Experienced nurses: great for patients, great for hospitals


Thinkstock / Monkeybusinessimages

Thinkstock / Monkeybusinessimages

Patients cared for by more experienced nurses not only receive better care, but also have shorter hospital stays.

This finding comes from an extensive new study published by researchers at the Columbia University School of Nursing and Columbia Business School. The new research also shows that it is more cost-effective for hospitals to encourage staff retention.

Researchers reviewed more than 900,000 patient admissions at the Veterans Administration Healthcare System from 2003 – 2006, accounting for the largest study of its kind to link nursing staffing to patient outcomes. One finding showed that each one-year increase in average tenure of RNs at a hospital results in a 1.3 percent decrease in length of hospital stay. Because of this, researchers say hospitals should be encouraged to retain nurses and keep nurse teams together.

“Reducing length of stay is the holy grail of hospital management because it means patients are getting higher quality, more cost-effective care,” said study author Patricia Stone, PhD, RN, FAAN, Centennial Professor of Health Policy at Columbia Nursing, in a press release. “When the same team of nurses works together over the years, the nurses develop a rhythm and routines that lead to more efficient care. Hospitals need to keep this in mind when making staffing decisions – disrupting the balance of a team can make quality go down and costs go up.”

More than technical ability

An unrelated study shines yet more light on the many ways nurses help patients. Research presented at the EuroHeartCare 2014 conference in Stavanger, Norway finds that patients consoled by nurses during uncomfortable procedures experienced less pain than those who were not.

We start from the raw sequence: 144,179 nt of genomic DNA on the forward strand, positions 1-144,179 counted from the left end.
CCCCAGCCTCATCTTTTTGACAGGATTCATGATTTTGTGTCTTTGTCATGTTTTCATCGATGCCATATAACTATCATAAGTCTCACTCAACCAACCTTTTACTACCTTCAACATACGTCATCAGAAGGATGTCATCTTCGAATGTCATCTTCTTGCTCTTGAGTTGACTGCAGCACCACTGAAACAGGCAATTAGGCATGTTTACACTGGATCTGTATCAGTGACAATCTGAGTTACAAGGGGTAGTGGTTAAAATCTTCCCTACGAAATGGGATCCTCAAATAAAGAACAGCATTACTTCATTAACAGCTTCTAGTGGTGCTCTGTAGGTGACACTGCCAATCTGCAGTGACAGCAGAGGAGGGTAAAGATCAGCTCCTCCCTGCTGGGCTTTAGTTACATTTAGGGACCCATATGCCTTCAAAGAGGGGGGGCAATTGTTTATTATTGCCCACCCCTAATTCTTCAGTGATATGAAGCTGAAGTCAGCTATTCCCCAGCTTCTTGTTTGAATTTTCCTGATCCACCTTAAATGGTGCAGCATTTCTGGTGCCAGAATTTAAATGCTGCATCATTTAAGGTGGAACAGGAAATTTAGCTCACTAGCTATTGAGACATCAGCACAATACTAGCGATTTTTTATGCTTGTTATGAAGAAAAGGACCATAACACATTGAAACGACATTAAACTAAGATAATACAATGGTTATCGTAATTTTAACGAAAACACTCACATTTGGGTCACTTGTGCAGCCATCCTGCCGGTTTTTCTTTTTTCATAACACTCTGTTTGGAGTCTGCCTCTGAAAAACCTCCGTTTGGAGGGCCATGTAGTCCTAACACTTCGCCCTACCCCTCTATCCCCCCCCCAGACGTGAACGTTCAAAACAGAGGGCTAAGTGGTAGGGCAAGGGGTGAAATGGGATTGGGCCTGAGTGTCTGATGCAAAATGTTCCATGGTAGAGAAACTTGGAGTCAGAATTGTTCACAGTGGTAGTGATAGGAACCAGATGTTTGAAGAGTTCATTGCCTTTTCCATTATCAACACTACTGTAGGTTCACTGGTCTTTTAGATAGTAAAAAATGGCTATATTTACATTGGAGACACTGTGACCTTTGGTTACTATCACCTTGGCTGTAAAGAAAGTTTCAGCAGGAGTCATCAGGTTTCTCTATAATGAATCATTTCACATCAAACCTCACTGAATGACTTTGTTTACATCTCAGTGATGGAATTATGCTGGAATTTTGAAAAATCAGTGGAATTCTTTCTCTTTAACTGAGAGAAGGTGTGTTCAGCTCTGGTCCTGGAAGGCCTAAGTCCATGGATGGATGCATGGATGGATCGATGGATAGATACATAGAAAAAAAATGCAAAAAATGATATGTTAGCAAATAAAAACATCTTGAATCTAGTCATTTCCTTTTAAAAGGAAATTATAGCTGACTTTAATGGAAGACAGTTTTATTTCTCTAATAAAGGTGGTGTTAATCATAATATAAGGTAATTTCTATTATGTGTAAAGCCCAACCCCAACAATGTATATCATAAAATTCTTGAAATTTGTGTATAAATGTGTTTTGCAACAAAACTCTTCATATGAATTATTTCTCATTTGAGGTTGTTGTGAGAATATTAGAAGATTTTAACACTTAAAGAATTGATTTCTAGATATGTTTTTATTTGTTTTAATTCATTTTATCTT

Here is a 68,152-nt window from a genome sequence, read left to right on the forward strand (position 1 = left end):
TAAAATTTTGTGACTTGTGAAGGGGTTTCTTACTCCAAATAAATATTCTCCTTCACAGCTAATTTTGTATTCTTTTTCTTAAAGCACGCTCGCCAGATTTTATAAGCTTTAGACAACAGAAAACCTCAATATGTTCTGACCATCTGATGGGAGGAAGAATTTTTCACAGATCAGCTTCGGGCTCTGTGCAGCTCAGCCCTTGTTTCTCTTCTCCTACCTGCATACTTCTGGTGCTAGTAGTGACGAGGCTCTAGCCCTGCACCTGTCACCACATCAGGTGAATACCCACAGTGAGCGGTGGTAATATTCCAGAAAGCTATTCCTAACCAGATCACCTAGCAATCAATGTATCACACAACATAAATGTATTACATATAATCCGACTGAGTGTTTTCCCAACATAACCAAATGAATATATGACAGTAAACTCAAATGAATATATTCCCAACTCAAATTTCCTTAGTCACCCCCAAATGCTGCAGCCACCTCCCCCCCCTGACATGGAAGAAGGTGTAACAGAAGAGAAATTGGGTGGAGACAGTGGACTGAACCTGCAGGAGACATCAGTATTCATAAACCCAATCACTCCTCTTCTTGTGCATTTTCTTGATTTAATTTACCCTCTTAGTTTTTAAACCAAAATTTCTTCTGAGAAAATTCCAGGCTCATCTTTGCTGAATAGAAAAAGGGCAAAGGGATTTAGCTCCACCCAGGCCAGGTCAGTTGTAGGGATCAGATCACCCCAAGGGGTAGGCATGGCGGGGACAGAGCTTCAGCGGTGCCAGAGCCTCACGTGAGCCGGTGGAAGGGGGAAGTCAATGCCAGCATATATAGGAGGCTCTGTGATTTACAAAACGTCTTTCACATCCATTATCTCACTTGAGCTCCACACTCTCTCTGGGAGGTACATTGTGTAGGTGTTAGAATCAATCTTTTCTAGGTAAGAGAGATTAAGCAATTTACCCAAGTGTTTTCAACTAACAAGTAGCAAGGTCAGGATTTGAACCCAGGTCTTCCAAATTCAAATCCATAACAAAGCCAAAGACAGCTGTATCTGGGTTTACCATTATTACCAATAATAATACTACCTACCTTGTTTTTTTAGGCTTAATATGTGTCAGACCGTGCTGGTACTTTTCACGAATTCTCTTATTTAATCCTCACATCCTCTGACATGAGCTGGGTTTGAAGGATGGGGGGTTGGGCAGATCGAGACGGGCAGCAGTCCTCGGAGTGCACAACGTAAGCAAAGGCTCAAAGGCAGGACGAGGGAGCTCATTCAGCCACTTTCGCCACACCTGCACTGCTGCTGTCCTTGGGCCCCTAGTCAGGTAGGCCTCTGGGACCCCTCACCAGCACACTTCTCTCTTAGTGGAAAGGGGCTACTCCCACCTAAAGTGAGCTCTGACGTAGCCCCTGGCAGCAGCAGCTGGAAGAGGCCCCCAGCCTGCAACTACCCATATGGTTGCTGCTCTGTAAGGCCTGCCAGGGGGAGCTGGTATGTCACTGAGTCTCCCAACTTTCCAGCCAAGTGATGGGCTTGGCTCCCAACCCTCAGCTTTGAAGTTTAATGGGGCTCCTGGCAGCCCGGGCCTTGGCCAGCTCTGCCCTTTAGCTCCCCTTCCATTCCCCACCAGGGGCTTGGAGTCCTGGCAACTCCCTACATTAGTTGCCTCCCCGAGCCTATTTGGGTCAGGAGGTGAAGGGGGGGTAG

The aid that nurse compassion brings to patients is evident nearly every day to nurses, but this is one of the first studies to study the effects of nurse compassion based on scientific data. Nurses had patients visualize a safe place during ablation of atrial fibrillation.

“We ask patients to describe a comfortable safe place they want to be during the procedure,” said Marianne Wetendorff Nørgaard, lead author of the study in a press release. “People have chosen a summer house, the beach, or the woods. During the procedure the nurse asks the patient to focus on their safe place and how it looks, smells and sounds.”

While Nørgaard also mentions that this method could, in certain cases, be used to replace general anesthesia, it also highlights the overall aid nurses provide to patients that is not directly related to technical care.

In a article concerning the study, U.S. nurses spoke of the many aspects of care nurses provide.

“Not only do we have exceptional clinical and technical skills to perform the most challenging tasks, we also practice with a humanistic, compassionate, holistic approach that can make the most challenging diagnosis or prognosis easy to conquer,” said Barbara Ravida, MSN, CCRN, ANP-BC, of the Mount Sinai Beth Israel Medical Center in New York.

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